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Great Expectations: Charles Dickens Essay

  • Submitted by: theodora
  • on September 2, 2012
  • Category: English
  • Length: 893 words

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Below is an essay on "Great Expectations: Charles Dickens" from Anti Essays, your source for research papers, essays, and term paper examples.

A sense of belonging represents the important and fundamental values of life, which are emerged through experiences and notions of identity, relationships, acceptance and understanding. Charles Dickens canonical novel Great expectations and Mark Twain’s classic The Adventures of Huckleberry Finn, both explore the importance of values and the true meanings of life, through there un-predicted obstacles of the journey which awaits them.
Dickens Great Expectations is of a young a boy who went by the name of Pip, “I called myself Pip, and came to be called Pip”. Great Expectations was a novel of the Victorian era, it was all about social class and wealth, Dickens satirized the concept of class, with a purpose of portraying the issues in which it brought, for example, during this era one could not become a gentlemen and part of the upper class without an education. Dickens provided a Marxist view on the inequality of wealth and power. As characters such as Joe and Drummel, whom have different levels of social class and education. Pips only desire is to become a gentlemen, and he will do anything in order to conquer this dream. Pip lives with Joe, Joe is a good man, who taught Pip to work hard in life, and work towards a life of prosperities. Although Joe is uneducated and un-refined, he consistently acts for the benefit of those he loves, however he suffers in silence when Pip treats him coldly. “i wished Joe has been rather more genteelly brought up, and then i should have been so too”. This is because of Bentley Drummel, he is a man part of the upper class, he gains a sense of superiority which makes him feel justified in acting cruelly and harshly towards everyone around him. Drummel provides Pip with proof that social class advancement has not inherent connection to moral worth.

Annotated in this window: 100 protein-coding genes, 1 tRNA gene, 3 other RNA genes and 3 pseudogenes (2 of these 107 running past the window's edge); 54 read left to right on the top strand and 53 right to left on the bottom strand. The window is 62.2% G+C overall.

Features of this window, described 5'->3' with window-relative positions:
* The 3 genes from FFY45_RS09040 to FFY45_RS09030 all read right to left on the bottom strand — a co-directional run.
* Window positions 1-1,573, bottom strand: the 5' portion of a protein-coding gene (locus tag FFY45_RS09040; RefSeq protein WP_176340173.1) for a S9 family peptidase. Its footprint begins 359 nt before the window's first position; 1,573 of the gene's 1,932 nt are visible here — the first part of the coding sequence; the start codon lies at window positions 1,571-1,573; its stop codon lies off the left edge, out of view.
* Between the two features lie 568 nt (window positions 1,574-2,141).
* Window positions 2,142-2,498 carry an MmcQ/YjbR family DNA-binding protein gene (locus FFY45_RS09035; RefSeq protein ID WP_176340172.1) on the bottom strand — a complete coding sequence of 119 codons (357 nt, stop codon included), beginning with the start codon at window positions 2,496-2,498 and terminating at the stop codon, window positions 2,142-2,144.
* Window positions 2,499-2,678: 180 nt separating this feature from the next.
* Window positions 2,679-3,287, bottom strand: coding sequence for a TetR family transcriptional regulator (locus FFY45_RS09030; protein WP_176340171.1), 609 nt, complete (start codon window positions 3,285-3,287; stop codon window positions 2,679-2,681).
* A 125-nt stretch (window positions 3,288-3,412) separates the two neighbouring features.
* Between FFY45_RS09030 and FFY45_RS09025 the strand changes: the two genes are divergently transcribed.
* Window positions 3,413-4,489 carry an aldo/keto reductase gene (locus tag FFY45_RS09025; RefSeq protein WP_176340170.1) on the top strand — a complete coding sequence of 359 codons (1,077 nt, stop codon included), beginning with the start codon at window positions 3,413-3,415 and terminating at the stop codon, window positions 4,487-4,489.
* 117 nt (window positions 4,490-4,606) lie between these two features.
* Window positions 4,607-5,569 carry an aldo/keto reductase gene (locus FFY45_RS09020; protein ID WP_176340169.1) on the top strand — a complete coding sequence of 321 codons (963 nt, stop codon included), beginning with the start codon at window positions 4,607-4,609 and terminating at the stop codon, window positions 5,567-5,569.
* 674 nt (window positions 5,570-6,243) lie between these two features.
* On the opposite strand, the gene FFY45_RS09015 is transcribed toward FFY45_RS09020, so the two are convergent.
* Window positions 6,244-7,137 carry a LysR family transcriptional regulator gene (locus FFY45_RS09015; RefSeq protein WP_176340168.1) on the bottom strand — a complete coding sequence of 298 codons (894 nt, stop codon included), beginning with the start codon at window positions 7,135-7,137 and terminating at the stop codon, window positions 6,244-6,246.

However Pip learns that class is not important but that good character is. As ones position in society is a determining factor that creates a sense of belonging, Pip comes to the...

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